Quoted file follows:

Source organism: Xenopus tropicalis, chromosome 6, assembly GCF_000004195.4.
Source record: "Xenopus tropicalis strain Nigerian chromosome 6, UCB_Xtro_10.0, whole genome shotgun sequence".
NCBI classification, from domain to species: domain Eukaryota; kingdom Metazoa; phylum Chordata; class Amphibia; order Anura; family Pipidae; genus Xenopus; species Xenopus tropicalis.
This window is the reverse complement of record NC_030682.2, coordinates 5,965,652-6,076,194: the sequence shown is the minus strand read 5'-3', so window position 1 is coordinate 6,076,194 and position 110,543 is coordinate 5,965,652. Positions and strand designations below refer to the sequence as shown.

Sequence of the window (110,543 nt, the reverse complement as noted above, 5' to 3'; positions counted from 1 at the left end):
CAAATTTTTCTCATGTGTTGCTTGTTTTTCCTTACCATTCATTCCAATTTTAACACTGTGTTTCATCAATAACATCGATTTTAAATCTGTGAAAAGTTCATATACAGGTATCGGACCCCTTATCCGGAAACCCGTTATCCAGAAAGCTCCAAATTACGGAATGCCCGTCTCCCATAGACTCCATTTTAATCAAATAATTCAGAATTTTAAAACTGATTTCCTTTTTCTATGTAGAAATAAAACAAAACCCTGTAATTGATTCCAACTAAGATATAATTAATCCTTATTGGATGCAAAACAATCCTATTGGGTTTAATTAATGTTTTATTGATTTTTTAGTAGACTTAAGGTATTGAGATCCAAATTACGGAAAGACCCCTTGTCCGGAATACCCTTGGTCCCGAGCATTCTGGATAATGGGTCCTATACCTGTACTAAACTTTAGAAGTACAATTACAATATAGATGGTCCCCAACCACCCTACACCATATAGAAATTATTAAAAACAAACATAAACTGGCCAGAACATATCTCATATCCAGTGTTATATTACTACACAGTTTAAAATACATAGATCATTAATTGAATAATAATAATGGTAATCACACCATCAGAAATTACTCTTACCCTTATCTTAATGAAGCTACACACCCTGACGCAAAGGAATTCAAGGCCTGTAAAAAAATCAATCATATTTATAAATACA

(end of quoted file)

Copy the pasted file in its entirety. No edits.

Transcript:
Source organism: Xenopus tropicalis, chromosome 6, assembly GCF_000004195.4.
Source record: "Xenopus tropicalis strain Nigerian chromosome 6, UCB_Xtro_10.0, whole genome shotgun sequence".
NCBI classification, from domain to species: domain Eukaryota; kingdom Metazoa; phylum Chordata; class Amphibia; order Anura; family Pipidae; genus Xenopus; species Xenopus tropicalis.
This window is the reverse complement of record NC_030682.2, coordinates 5,965,652-6,076,194: the sequence shown is the minus strand read 5'-3', so window position 1 is coordinate 6,076,194 and position 110,543 is coordinate 5,965,652. Positions and strand designations below refer to the sequence as shown.

Sequence of the window (110,543 nt, the reverse complement as noted above, 5' to 3'; positions counted from 1 at the left end):
CAAATTTTTCTCATGTGTTGCTTGTTTTTCCTTACCATTCATTCCAATTTTAACACTGTGTTTCATCAATAACATCGATTTTAAATCTGTGAAAAGTTCATATACAGGTATCGGACCCCTTATCCGGAAACCCGTTATCCAGAAAGCTCCAAATTACGGAATGCCCGTCTCCCATAGACTCCATTTTAATCAAATAATTCAGAATTTTAAAACTGATTTCCTTTTTCTATGTAGAAATAAAACAAAACCCTGTAATTGATTCCAACTAAGATATAATTAATCCTTATTGGATGCAAAACAATCCTATTGGGTTTAATTAATGTTTTATTGATTTTTTAGTAGACTTAAGGTATTGAGATCCAAATTACGGAAAGACCCCTTGTCCGGAATACCCTTGGTCCCGAGCATTCTGGATAATGGGTCCTATACCTGTACTAAACTTTAGAAGTACAATTACAATATAGATGGTCCCCAACCACCCTACACCATATAGAAATTATTAAAAACAAACATAAACTGGCCAGAACATATCTCATATCCAGTGTTATATTACTACACAGTTTAAAATACATAGATCATTAATTGAATAATAATAATGGTAATCACACCATCAGAAATTACTCTTACCCTTATCTTAATGAAGCTACACACCCTGACGCAAAGGAATTCAAGGCCTGTAAAAAAATCAATCATATTTATAAATACA